Among critical, interdisciplinary, feminist theories, decolonization is a complicated, variegated field of inquiry that overlaps with the theories and methods that form the basis of my inquiries in Women and Fitness in American Culture. For instance, the relationship between the oppressor and the oppressed--the colonial power and the colonized--is one of dominance and subordination. But there is also room to maneuver here--those who have been colonized must be decolonized.
"Decolonizing Yoga" is the title of Be Scofield's website and "Decolonizing Fitness" it the title of Mercado-López's forthcoming anthology. I first became acquainted with Decolonizing Yoga via Tiffany Kell's post--"Practicing Yoga While Fat"--and through Be Scofield's chapter in 21st Century Yoga--both of which I cite and discuss in Women and Fitness in American Culture. Decolonizing Yoga brings a much-needed perspective to the world of yoga, one that interrupts and challenges the feel-good liberalism and humanism that is often found in yoga spaces, and one that challenges what yoga means on and off the mat. In the "about" section: "After the  Yoga Journal Conference the Decolonizing Yoga Facebook Page has highlighted the voices of queer people, people of color, disability activists and more in relationship to yoga and countering oppression in general."
(And since I'm writing about Decolonizing Yoga, I can't help but share this piece about two of my loves: yoga and Hip Hop: "From Gandhi to Kendrick Lamar: On the Cultural Defense of Yoga and Hip Hop.")
The story of how I became acquainted with Mercado-López and her work is filled with fated and seemingly coincidental connections. I was so excited to hear about her work, including: a presentation at NWSA (which I missed, but mentioned in my blog post on the subject of fitness at the NWSA); her related blog posts (which I wish I would have found before my book went to press), the most widely circulated being "Not Just Another Fitness Blog"; and her edited collection, whose CFP for "Decolonizing Fitness: Women of Color, Feminism, and the Politics of 'Fit' Bodies" is currently circulating and (I hope) gaining momentum. According to the CFP, "This anthology welcomes submissions that discuss the use of social technologies to expand definitions of fitness, dispel myths about health and exercise, and build supportive communities around the social and material realities of women of color."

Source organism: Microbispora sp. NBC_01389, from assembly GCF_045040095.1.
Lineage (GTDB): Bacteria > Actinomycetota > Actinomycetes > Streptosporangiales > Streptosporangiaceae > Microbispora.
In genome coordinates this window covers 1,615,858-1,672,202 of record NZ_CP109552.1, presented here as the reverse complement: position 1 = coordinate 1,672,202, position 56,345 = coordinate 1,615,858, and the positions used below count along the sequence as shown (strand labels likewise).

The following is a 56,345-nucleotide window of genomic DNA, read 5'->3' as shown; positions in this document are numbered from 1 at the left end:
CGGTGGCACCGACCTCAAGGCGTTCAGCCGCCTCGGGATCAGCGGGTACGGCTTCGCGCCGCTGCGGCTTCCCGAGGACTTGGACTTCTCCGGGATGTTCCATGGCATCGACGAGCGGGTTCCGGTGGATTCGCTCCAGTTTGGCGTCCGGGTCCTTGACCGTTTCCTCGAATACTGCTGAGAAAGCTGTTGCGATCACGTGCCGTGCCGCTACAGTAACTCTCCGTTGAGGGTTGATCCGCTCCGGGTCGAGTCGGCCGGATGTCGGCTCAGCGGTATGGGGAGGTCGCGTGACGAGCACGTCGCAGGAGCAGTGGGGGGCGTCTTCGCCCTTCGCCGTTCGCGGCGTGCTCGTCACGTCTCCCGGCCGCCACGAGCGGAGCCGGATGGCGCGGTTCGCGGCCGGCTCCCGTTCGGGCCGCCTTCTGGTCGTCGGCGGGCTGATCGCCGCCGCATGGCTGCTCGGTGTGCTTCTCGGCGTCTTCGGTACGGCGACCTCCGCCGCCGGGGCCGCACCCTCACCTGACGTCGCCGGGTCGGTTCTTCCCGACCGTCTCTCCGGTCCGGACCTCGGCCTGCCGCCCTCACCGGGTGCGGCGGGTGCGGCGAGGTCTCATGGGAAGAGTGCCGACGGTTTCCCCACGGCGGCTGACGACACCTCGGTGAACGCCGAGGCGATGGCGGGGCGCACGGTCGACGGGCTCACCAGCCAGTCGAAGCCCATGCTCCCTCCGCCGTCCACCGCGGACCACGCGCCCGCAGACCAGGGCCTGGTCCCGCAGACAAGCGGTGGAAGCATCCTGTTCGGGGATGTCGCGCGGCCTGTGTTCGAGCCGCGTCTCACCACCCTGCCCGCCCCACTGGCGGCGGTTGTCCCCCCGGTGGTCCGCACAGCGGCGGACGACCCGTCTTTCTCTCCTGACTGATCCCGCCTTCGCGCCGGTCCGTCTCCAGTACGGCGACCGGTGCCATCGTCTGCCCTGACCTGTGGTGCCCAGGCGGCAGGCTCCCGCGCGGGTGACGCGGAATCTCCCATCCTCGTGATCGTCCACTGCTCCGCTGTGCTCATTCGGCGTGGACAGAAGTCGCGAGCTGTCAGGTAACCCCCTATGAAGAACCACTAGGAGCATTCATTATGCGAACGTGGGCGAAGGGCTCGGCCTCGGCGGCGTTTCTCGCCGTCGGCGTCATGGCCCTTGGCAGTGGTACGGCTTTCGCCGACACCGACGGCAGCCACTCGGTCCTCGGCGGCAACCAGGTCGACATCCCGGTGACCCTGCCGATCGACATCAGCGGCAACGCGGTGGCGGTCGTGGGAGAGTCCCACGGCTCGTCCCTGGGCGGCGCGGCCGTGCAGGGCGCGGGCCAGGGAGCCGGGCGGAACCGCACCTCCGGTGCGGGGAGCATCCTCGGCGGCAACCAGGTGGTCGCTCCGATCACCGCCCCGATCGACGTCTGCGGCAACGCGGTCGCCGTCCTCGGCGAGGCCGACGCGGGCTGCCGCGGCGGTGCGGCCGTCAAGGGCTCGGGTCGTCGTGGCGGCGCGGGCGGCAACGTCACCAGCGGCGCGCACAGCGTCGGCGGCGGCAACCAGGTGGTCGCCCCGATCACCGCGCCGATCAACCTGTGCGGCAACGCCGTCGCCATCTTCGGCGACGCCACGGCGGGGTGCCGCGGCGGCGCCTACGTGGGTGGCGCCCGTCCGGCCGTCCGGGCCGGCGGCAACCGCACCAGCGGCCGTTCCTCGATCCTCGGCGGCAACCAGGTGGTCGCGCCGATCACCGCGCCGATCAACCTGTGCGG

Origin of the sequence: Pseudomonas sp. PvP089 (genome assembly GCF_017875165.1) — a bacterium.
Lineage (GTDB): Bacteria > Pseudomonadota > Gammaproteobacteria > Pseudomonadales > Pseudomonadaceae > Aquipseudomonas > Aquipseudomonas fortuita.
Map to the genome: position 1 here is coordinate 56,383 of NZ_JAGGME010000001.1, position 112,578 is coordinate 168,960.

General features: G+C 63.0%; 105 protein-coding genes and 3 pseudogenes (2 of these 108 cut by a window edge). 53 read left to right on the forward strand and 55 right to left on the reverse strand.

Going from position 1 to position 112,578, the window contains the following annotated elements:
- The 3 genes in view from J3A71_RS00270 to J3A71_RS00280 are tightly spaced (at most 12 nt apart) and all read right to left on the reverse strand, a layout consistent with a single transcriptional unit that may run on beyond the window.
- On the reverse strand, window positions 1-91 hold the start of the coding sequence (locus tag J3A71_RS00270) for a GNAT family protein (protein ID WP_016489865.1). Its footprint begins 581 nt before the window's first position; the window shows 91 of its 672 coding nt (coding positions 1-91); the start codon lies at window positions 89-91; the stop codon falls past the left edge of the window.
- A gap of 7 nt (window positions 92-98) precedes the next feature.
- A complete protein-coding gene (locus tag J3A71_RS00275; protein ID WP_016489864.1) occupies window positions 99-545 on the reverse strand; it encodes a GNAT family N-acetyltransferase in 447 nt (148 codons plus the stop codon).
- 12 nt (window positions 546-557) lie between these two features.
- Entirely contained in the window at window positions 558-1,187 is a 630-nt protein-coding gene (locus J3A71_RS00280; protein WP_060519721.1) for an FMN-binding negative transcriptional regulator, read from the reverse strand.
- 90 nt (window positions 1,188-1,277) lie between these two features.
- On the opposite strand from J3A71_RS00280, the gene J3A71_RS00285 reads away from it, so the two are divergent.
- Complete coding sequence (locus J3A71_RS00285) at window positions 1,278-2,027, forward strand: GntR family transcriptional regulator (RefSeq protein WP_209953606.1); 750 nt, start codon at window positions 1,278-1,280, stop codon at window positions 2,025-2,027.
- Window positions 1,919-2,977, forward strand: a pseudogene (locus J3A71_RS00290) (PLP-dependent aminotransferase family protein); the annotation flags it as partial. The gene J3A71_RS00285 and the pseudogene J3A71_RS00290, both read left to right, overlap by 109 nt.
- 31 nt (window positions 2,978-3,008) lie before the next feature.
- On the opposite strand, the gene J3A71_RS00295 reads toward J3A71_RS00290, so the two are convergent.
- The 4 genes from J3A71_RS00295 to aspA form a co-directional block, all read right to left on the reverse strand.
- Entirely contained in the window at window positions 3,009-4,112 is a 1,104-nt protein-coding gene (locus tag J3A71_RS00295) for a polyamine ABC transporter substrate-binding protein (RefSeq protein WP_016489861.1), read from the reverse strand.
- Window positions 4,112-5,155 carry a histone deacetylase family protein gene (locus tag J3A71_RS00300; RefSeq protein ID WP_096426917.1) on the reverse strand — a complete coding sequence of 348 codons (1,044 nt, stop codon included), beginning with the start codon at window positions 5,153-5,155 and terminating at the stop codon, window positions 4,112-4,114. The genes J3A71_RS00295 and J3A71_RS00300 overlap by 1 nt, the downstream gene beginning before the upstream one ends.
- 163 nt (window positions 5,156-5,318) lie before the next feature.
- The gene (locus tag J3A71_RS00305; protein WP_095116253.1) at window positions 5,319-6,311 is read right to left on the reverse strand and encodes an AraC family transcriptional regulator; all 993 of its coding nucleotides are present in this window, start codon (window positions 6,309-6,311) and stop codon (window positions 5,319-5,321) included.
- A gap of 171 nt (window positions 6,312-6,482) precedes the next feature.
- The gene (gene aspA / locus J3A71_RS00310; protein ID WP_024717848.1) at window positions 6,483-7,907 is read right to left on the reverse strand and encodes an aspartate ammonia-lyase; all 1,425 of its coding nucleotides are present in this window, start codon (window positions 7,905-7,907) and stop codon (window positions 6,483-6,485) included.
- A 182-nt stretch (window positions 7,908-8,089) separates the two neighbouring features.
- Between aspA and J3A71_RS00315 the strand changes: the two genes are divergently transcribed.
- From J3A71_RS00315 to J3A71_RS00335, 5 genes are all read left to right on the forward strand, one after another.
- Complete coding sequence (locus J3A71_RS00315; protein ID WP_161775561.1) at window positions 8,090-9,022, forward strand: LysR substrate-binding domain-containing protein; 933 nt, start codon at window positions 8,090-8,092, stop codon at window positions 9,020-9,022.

Beyond my personal interest and passion, Scofield's and Mercado-López's work is important to the work of critical, transformative, feminist fitness in a variety of ways. Because my work in Women and Fitness in American Culture is limited by my own scope of experience, and because I meant it as a conversation-starter, the voices, perspectives, and subjects that "Decolonizing Fitness" promises will do much to move fitness out of the realm of thin, white bodies and standardized, whitewashed fitness spaces.
These two spaces for decolonization of fitness spaces and ideas are just a beginning--an exciting, inspiring, and enlightening beginning.